1

2

ρλU

2

∞

c.

4 of 11

American Institute of Aeronautics and Astronautics

distribution that does not ﬁt the experimental data. This results shows the unsuitability of using a turbulent

model over the entire ﬂow for the simulation of dynamic stall in this Reynolds range.

0 15 30 45 60 75 90 105 120 135 150 165 180

−1

0

1

2

3

4

θ (degrees)

C

N

C

T

C

N

C

T

laminar

k−e

SA

Figure 2. Comparison of normal and tangential force on airfoil calculated with Laminar, k − and S −A models

(ﬁrst 180

◦

). The results are the phase locked average over 10 rotations. Error bar represents uncertainty at

95% conﬁdence level.

Figure 3. Vorticity ﬁeld around airfoil for three turbulence model, θ = 96.5

◦

. Each result is the phase locked

average of 10 samples.

V. Veriﬁcation and validation of time grid reﬁnement

On of the most important parameters in a time accurate simulation is the deﬁnition of the time step.

Figure 5 presents the value of normal and tangential force in the airfoil (ﬁrst 180

◦

) for four diﬀerent time

steps. The results of normal and tangential force show a signiﬁcant sensitivity for the reﬁnement of the time

grid; the simulations show a divergence between the azimuthal positions of 60

◦

and 160

◦

. This diﬀerence can

once again be related to the accuracy of the simulation of the development of the leading edge separation

vorticity and the consequent development of the trailing edge vorticity roll-up.

5 of 11

American Institute of Aeronautics and Astronautics

Figure 4. Experimental results of the vorticity (Sim˜ao Ferreira et al

1

).

Figure 6 presents the phase locked average of the vorticity around the airfoil for four diﬀerent time grid

reﬁnements at four diﬀerent positions (in the 90

◦

region). Comparing the simulations with the experimental

observations of ﬁgure 4 and remaining results of Sim˜ao Ferreira et al,

1

it is possible to see that the simulation

with ∆ t = 1

◦

∗ Ω

−1

presents an underestimation of the generation and evolution of the vorticity, both the

one detached at the leading edge and the one shed at the trailing edge. This underestimation is smaller for

∆ t = 0.5

◦

∗Ω

−1

and the simulations with ∆ t = 0.25

◦

∗Ω

−1

and ∆ t = 0.125

◦

∗Ω

−1

present an overestimation

of the shed vorticity.

The results show that with increasing reﬁnement of the time grid (∆t), an increasing generation of

vorticity at the leading edge occurs, paired by an earlier (in azimuthal position) concentration and rolling up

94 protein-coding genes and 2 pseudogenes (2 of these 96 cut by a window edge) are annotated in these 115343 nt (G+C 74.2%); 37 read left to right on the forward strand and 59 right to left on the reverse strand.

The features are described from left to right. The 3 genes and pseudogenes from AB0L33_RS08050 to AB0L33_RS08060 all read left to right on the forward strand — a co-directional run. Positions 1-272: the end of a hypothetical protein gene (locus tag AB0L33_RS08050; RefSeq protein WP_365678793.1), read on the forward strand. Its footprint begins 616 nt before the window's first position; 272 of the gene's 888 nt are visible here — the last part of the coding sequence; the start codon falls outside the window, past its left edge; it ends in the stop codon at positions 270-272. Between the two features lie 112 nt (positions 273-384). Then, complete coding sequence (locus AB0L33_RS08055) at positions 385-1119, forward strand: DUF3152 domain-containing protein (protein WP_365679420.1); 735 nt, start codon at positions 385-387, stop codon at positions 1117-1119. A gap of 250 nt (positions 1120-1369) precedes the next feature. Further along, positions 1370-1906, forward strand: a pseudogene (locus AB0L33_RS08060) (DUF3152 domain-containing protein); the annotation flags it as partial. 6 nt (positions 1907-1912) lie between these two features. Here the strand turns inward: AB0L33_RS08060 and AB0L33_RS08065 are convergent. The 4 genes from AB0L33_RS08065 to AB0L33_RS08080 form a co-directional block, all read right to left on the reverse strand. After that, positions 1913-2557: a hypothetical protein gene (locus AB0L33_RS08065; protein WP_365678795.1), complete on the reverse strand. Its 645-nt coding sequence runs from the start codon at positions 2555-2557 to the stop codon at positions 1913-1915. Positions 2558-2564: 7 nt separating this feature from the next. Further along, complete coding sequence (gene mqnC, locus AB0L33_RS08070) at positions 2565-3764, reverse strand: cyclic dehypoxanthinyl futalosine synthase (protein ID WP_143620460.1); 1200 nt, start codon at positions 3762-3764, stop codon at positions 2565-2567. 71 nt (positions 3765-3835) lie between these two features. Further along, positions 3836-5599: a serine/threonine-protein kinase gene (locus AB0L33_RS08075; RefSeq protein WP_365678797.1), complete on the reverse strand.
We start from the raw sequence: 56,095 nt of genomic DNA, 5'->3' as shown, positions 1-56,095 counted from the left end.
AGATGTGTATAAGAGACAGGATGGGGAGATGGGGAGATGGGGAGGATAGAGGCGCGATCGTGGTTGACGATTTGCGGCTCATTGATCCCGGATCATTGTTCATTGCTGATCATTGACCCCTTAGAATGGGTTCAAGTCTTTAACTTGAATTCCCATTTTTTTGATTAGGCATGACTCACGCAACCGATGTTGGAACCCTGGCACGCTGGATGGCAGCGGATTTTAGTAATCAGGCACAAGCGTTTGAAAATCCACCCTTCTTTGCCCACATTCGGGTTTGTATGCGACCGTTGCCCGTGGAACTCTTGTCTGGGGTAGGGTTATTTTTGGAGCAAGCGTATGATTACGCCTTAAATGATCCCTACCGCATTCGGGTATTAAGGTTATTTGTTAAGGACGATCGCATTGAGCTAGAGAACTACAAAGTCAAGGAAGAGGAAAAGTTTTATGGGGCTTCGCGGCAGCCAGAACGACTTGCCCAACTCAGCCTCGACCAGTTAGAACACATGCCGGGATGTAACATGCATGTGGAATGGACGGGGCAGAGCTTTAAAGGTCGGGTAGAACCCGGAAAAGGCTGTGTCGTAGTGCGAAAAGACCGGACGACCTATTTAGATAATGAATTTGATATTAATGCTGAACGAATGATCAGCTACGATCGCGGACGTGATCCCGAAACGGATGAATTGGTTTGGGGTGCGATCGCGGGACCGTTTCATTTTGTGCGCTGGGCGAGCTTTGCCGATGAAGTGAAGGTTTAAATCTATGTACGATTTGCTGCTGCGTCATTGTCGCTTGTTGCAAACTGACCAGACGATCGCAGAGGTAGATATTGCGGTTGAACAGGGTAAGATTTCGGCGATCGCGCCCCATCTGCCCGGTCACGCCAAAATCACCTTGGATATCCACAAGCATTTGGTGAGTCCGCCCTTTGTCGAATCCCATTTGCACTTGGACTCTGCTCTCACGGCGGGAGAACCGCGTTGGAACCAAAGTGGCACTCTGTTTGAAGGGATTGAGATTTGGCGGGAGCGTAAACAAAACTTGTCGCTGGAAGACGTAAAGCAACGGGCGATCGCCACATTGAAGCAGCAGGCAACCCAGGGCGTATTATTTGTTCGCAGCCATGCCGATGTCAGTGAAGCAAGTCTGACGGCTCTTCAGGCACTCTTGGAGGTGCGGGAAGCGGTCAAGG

of counter-clockwise vorticity at the trailing edge. This trend can be observed in the value of circulation of

the clockwise vorticity shed from the leading edge when compared with the experimental values (ﬁgure 7).

The value of circulation is calculated in the same procedure as used by Sim˜ao Ferreira et al.

1

0 15 30 45 60 75 90 105 120 135 150 165 180

−1

0

1

2

3

4

5

θ (degrees)

C

N

C

T

C

N

C

T

∆t=1

°

*Ω

−1

∆t=0.5

°

*Ω

−1

∆t=0.25

°

*Ω

−1

∆t=0.125

°

*Ω

−1

Figure 5. Comparison of normal and tangential force on airfoil with Laminar model, for the cases ∆ t =

1

◦

∗ Ω

−1

,∆ t = 0.5

◦

∗ Ω

−1

,∆ t = 0.25

◦

∗ Ω

−1

,and ∆ t = 0.125

◦

∗ Ω

−1

(ﬁrst 180

◦

). The results correspond to the phase

locked average of 20, 10, 5 and 5 samples.

The anticipation/delay of ﬂow phenomena is important to notice. Comparing with experiments, similar

vorticity patterns to those observed in the four simulations occur in reality. However, it is the divergence of

azimuthal angle at which they occur that is the basis of error of the simulation.

One of the properties of the phenomena of dynamic stall in a Darrieus is the occurrence of a strong

random component. Figures 8 and 9 present the phase locked average distributions of vorticity and three

instantaneous distributions, for two simulations at diﬀerent reﬁnements of the time grid. There are two

6 of 11

American Institute of Aeronautics and Astronautics

Figure 6. Vorticity ﬁeld around airfoil for four simulation time steps, after the 90

◦

position (Laminar model).

The results correspond to the phase locked average of 20, 10, 5 and 5 samples.

0.0

0.5

1.0

1.5

2.0

2.5

3.0

3.5

4.0

4.5

5.0

60 75 90 105 120 135 150

u (degrees)

Experimental

CFD simulation

ì=2.0

,µ

I

,

c. ì.U

At=1°.ȍ

-1

At=0.5°.ȍ

-1

At=0.25°.ȍ

-1

At=0.125°.ȍ

-1

Figure 7. Circulation of the separated leading edge vorticity. Comparison of simulation values with experi-

mental results.

7 of 11

American Institute of Aeronautics and Astronautics

aspects to compare between the two cases: the presence of more and smaller vortices relating to the leading

edge separated vorticity in the case of lower reﬁnement, as compared with the presence of only two large

clockwise vortices in the case of a more reﬁned time grid; and the larger size of the counter-clockwise vorticity

generated over the surface of the airfoil (past the ﬁrst leading edge vortex) in the ﬁner grid case.

Figure 8. Comparison of phase locked average with instantaneous sample, ∆ t = 0.5

◦

∗ Ω

−1

, θ = 96.5

◦

.

Comparing the simulations with the phase locked averaged and instantaneous experimental measurements